A lot has changed since the first pocket watches of the 16th century, but the watch industry is still one built on slow gains and not one reliant on an ever-changing conveyor belt of new pieces. That’s not to say there haven’t been changes in recent years, especially now a new upstart has been chucked into the market, the smart watch, its influence on the industry yet to fully take shape.
And so with the help of four leading brands and watchmakers, including bastions of the British watchmaking scene Bremont and Farer, Swiss heritage innovator Rado and celebrating its 35th birthday, Casio off-shoot G-Shock, we discuss what trends we could possibly expect over the next watchmaking year – and, of course, whether those smart watches are causing any sleepless nights.
Rose Gold Bracelets And Blue Dials
“We’ve been seeing warm tones for a while and I think these will continue to be of interest in the year ahead,” says Matthias Breschan, CEO of Rado. “The popularity of rose gold as a colour is well documented and we’re also seeing lots of browns, bronze and amber colours too. By contrast, there’s also a continuation of the cool, soothing and calming colours such as greens and blues of all hues.”
A Watch For All Occasions
The rise of blue as a key embellishment to look out for could be down to the smart-casual nature of the colour according to the co-founder of Bremont, Giles English. “I think a lot of people think a blue watch not only goes with their suit but also works at the weekend. We’re seeing, especially from our perspective, people actually want to go out and use their luxury watches and not just wear them as a dress watch or to show off and that’s why we try and create a watch that can be used as much in the boardroom as it can up mount Everest.”
Breschan agrees, suggesting that people leading busy lives are less inclined to swapping their watch around and are more likely to look to change their style through a change of strap or bracelet. “They offer a range of looks in one watch and have an element of personalisation that makes them stand out.”
“The larger brands have obviously all recently launched their latest blue dials but we believe it’s just the start,” says Jono Holt, co-founder of Farer. “People are bored of the usual. We believe unique and different colours will reign supreme in the future.”
This is a point echoed by Kikuo Ibe, founding creator of G-Shock, who believes basic colours will still be popular but brands will look to diversify. “For example the plastic will be black, and the metal will be white, silver, gold and black. But people are looking for hints of bright, unique colours blended with the basics for a bit of an extra spice on pieces that will come out as limited editions. Expect things like faint rainbow colours on the plastic and pink gold on metals to increase in popularity.”
Small Packages Come Vintage
“Vintage-style watches have been making a comeback for the last few years and I don’t imagine that will change any time soon,” says Breschan. “The difference in appeal seems to be how true the new versions are to the original, particularly in size.”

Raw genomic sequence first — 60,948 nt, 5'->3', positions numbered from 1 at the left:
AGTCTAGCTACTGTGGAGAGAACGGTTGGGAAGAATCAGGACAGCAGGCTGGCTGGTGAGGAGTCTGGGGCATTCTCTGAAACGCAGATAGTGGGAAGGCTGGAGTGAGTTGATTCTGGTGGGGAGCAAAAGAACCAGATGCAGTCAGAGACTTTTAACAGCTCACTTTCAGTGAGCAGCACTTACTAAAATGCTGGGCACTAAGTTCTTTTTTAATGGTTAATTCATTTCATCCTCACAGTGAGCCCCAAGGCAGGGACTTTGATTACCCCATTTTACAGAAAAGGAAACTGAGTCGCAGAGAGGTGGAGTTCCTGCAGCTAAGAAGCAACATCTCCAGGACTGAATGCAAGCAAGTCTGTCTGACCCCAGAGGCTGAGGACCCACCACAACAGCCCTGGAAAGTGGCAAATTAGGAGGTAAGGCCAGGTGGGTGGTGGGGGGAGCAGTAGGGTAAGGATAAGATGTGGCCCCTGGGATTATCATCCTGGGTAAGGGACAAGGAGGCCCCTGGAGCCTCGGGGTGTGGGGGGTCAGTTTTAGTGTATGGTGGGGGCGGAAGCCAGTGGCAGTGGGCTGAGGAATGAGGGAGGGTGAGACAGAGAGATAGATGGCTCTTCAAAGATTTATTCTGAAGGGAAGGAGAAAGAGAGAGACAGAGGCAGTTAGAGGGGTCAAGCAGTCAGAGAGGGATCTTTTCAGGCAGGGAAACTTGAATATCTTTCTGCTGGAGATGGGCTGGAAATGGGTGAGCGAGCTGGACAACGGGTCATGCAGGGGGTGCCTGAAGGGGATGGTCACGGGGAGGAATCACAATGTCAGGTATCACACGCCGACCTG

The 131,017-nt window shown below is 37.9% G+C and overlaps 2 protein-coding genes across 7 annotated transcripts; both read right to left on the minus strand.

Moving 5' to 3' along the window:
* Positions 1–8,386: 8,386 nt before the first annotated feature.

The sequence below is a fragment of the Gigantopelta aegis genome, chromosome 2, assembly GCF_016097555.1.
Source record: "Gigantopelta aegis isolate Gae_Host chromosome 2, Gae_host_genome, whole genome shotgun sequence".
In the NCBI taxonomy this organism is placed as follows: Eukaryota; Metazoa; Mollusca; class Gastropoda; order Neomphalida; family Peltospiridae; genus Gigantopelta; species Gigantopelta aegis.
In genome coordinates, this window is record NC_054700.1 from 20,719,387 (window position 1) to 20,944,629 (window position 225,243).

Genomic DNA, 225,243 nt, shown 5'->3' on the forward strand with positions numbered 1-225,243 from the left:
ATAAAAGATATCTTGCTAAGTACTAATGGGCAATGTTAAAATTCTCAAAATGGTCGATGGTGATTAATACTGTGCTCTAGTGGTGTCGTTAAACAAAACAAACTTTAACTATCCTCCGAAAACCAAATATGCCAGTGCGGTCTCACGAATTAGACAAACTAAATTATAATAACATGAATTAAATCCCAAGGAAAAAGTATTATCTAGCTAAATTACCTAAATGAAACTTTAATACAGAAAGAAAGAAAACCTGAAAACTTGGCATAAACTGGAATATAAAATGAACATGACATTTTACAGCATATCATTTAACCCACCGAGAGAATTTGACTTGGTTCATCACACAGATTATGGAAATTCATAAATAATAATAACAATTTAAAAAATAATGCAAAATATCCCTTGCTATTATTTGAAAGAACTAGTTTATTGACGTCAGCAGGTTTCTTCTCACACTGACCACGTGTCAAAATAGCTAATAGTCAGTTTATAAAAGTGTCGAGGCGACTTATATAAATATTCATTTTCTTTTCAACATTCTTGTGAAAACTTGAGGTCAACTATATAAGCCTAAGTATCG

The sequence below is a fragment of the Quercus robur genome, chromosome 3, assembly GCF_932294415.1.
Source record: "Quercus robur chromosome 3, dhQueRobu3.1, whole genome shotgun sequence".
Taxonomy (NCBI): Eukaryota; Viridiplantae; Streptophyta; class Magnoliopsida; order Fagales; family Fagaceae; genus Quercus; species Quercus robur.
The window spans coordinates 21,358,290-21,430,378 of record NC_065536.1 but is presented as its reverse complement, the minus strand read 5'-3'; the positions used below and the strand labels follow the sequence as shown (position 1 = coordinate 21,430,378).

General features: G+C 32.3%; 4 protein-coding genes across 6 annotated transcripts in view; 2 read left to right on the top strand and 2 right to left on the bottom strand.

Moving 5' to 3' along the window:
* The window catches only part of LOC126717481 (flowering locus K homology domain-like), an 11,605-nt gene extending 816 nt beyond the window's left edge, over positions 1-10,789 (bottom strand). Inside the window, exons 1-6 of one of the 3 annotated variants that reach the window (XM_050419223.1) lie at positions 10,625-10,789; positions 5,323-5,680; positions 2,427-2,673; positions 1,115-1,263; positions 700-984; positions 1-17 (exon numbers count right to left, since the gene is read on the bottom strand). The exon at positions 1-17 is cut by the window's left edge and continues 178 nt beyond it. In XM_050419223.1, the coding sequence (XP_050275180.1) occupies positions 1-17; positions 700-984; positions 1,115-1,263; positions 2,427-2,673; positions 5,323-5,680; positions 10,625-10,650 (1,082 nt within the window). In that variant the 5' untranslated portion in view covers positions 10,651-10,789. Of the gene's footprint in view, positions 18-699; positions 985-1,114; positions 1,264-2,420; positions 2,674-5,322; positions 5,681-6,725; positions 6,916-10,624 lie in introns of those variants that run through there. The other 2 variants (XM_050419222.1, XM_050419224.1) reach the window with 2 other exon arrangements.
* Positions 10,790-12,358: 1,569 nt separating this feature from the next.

This could be leading into the trend English is seeing with smaller watches more accurately evoking the smaller cases of the 1950s and 1960s and tapping into an audience desire for vintage-style watches from the era.
“I think the trend over the last few years going towards smaller watches, will stay at that size,” he says. “I don’t think they’ll get any smaller, but there is now far more demand for 40mm watches as opposed to 42- to 45-type watches.”
Smart Watches Will Not Take Over
“In direct reaction to the growth of tech wearables there is also a huge surge in people becoming more and more interested in mechanical watches and the craftsmanship that goes into making them,” says Holt.
Although Ibe believes that smart watches have become a huge part of the industry already, he doesn’t think they’ll take customers away from the more traditional watches. “There are officially three groups of watches now, smart watches, mechanical and quartz. Those groups will co-exist though and you can’t compare them. If you want a mechanical watch you won’t buy a smart watch instead.”
English partly agrees but does think smart watches could cause a dent in the lower end of the market. “We’re seeing big pressures on the fashion brands market at the lower price points, where the smart watches are really making some head way into that space. But we’re not clearly seeing it eating into luxury watch sales at the moment. We have a lot of customers who own our watches, but will also have a smart watch in rotation as opposed to either or.”
Low End Struggles
“The lower price point in our space is having a lot harder time than the premium,” English continues, “so the limited edition watches at a high price point are going almost easier than the watches at the lower end.”
This is a continuation of the long held belief that a watch is for life, not just the season according to Holt. “Increasingly as consumers we are buying products that can last a lifetime,” he says. “We’re not interested in constant upgrades and we don’t want to put anything to waste. Guarantees and servicing support increasingly matter.”
Watches That Tell A Story
“The way a watch looks is usually the first reason someone buys it. The story behind a watch is often the reason they keep wearing it,” says Breschan. “How many conversations about watches have started when someone tells you, ‘I like your watch?’ More often than not, you start to tell a story about what it’s made from, how it was made, which person also wears it. As we continue to look for ways to make personal connections with people, these stories will continue to hold importance for us.”